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  1. Switching off the compass doesn't solve it. I tried all different combinations of disabling instruments, player chat, technochat, etc, and nothing gets rid of the microstutters except hiding the HUD entirely. And I don't think it's just a UI thing, it's a UI + multiplayer thing, because I get no stutters in singleplayer no matter how many HUD messages are being displayed. Yet when I join any multiplayer server, there's one microstutter approximately every second. You can see it real easily if you look at a frametime graph (like the one available with MSI afterburner), you'll see a spike in frametime every second.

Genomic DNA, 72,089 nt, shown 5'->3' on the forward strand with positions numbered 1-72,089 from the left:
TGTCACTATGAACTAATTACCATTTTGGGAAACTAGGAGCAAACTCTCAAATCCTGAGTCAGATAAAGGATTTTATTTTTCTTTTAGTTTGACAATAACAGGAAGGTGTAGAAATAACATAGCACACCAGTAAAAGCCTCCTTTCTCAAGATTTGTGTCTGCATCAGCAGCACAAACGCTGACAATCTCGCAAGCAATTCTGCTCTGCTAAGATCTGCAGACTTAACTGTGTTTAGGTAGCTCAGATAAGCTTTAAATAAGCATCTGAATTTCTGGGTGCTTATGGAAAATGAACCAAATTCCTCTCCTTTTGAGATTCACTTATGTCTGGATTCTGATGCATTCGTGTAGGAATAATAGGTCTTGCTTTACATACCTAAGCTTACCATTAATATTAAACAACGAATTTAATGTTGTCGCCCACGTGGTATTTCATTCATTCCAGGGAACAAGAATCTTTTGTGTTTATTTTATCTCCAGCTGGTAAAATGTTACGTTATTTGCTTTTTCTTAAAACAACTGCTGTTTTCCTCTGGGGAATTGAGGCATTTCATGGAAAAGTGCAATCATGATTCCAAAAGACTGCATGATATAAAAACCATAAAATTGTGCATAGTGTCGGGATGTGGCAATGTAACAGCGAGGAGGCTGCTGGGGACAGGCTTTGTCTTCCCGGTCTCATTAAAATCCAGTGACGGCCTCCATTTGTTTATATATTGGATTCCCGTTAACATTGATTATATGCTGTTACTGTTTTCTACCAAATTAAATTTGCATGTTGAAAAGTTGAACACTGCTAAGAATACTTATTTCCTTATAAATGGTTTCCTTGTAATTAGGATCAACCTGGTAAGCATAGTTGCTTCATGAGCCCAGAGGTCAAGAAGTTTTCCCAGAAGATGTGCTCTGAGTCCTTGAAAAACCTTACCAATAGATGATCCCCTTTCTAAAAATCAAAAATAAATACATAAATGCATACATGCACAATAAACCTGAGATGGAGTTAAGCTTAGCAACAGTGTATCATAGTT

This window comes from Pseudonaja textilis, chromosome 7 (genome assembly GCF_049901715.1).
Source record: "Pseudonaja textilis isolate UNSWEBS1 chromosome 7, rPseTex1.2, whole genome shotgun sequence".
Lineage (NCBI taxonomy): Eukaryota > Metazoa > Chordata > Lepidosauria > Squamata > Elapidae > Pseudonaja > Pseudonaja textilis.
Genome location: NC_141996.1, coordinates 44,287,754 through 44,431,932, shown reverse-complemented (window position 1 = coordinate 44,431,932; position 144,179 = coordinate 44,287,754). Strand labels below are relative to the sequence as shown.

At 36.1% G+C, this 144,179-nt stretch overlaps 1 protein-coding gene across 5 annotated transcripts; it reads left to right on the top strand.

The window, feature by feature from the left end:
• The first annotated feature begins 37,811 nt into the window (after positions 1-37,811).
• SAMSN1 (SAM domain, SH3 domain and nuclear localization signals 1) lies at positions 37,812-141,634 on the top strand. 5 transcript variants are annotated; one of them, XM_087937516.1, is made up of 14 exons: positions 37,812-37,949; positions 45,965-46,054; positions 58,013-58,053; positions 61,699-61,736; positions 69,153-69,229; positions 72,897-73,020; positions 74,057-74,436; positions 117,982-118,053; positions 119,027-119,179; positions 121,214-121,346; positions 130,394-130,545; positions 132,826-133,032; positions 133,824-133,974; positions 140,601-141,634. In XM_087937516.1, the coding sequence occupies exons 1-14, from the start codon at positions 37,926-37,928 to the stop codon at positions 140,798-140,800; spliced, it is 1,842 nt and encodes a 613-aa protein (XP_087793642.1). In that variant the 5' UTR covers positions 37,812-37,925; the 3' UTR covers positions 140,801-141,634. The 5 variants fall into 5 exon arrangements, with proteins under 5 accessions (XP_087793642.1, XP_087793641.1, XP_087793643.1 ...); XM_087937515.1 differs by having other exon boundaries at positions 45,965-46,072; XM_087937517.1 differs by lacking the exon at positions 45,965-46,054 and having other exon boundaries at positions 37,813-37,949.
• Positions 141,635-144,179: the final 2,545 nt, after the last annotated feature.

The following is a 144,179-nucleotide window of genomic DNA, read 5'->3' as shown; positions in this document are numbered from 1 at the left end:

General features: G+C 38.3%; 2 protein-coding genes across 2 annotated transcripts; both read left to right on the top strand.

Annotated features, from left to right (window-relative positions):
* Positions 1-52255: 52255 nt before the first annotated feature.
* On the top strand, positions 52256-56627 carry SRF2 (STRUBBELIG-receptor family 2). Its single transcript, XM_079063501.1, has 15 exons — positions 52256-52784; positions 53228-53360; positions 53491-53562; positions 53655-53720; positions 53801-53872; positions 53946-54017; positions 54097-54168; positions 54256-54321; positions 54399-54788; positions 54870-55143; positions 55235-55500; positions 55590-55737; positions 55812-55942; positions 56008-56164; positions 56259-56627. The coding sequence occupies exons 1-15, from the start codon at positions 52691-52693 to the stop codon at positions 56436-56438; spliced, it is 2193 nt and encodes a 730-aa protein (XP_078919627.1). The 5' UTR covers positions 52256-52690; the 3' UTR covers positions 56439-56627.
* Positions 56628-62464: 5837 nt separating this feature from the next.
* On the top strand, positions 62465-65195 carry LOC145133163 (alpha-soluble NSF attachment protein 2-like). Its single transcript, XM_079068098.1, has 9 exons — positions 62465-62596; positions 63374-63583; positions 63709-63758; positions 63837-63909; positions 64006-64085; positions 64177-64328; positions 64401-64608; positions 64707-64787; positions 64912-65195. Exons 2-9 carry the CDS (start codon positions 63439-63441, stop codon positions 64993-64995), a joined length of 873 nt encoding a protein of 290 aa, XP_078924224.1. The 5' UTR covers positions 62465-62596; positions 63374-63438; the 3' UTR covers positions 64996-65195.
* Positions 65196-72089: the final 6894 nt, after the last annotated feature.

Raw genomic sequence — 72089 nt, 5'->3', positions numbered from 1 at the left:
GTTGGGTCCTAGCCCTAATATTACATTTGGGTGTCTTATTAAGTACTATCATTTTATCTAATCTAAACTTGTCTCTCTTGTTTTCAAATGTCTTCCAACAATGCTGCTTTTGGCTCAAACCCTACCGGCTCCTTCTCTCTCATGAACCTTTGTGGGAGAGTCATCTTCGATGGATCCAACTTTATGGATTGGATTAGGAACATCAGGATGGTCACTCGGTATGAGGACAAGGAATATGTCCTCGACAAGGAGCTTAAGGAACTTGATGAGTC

2. Yeah, I don't think damage from exceeding Mach numbers is modeled in the game. At least I couldn't find any evidence of it. The only time planes take damage is from exceeding their IAS limit which pretty much only happens down low. I'm still not convinced that losing gear doors that quickly is realistic. I was reading through the TOs that NZTyphoon posted and the first TO he linked says, "Due to the possibility of improper adjustment of the landing-gear uplock and the landing-gear fairing door lock which may cause loss of the fairing door during flight, all P-51B, P-51C, and P-51D airplanes will be inspected immediately and every 50-hour inspection period thereafter...". It describes jacking the plane up, removing the landing gear strut fairing and main wheels (so you can see what's going on), and doing gear swings to ensure that the gear fairing door locks were working correctly, adjusted properly, and latching securely. And I know from reading other P-51 TOs on that website that there are a bunch of different adjustments that have to be made. There are adjustable pushrods to operate the bellcranks, the gear door latch plates themselves could be shimmed to fine tune their position relative to the latch block on the gear door, the latch rollers could be adjusted vertically by shimming them with washers, the latch cable tension needed to be adjusted properly to ensure the latches firmly engaged, and even the hydraulic actuating strut itself could be adjusted to ensure that the doors closed tightly and conformed to the skin of the wing properly. Here's a quote from the P-51D Maintenance Manual talking about the gear doors, "This fairing door is designed so that, on closing, the leading edge contacts the wing first. The actuating strut forces the trailing edge closed; this imposes a preload on the leading edge, which prevents the possibility of flutter while in flight." It then goes on to say that, "When installing new doors, it may be necessary to trim and form the edges to fit wing, preferably by a sheet metal specialist." Even the strut fairings were shimmable to ensure a perfect fit to the skin of the wing when the landing gear was retracted. And then I even read where it told you to test a latched gear door by tugging on it and if the latch let go, to file the latch hook to achieve a better angle of incidence between it and the roller, until you can apply weight to the latched gear door and have it hold securely. I also saw that they retrofitted the P-51Bs and P-51Cs with front gear door latches in addition to the rear latches they already had, but that the P-51D already had both front and rear gear door latches. So it seems to me that the loss of a gear door in that real life dive test was ultimately an adjustment issue, hence the TO to check the adjustment of all P-51 gear doors. It might be the case that they're a little bit of a nightmare to get adjusted and working properly in real life, but unless I'm misunderstanding something, I'm pretty sure the problem is solved with proper adjustment. I don't think that properly set up latches would result in losing gear doors so quickly after exceeding the IAS limit in real life. Yeah, the in-game drag penalty on the P-51 for losing its gear doors is almost certainly overdone. It's way higher than any of the other comparable aircraft in the game. I mean, I remember reading how in real life the Germans would remove the Bf109K4 gear doors on purpose because they had problems with them getting stuck down, so the frontline units just eliminated them altogether. I'd be interested in seeing real life data on how much that slowed them down.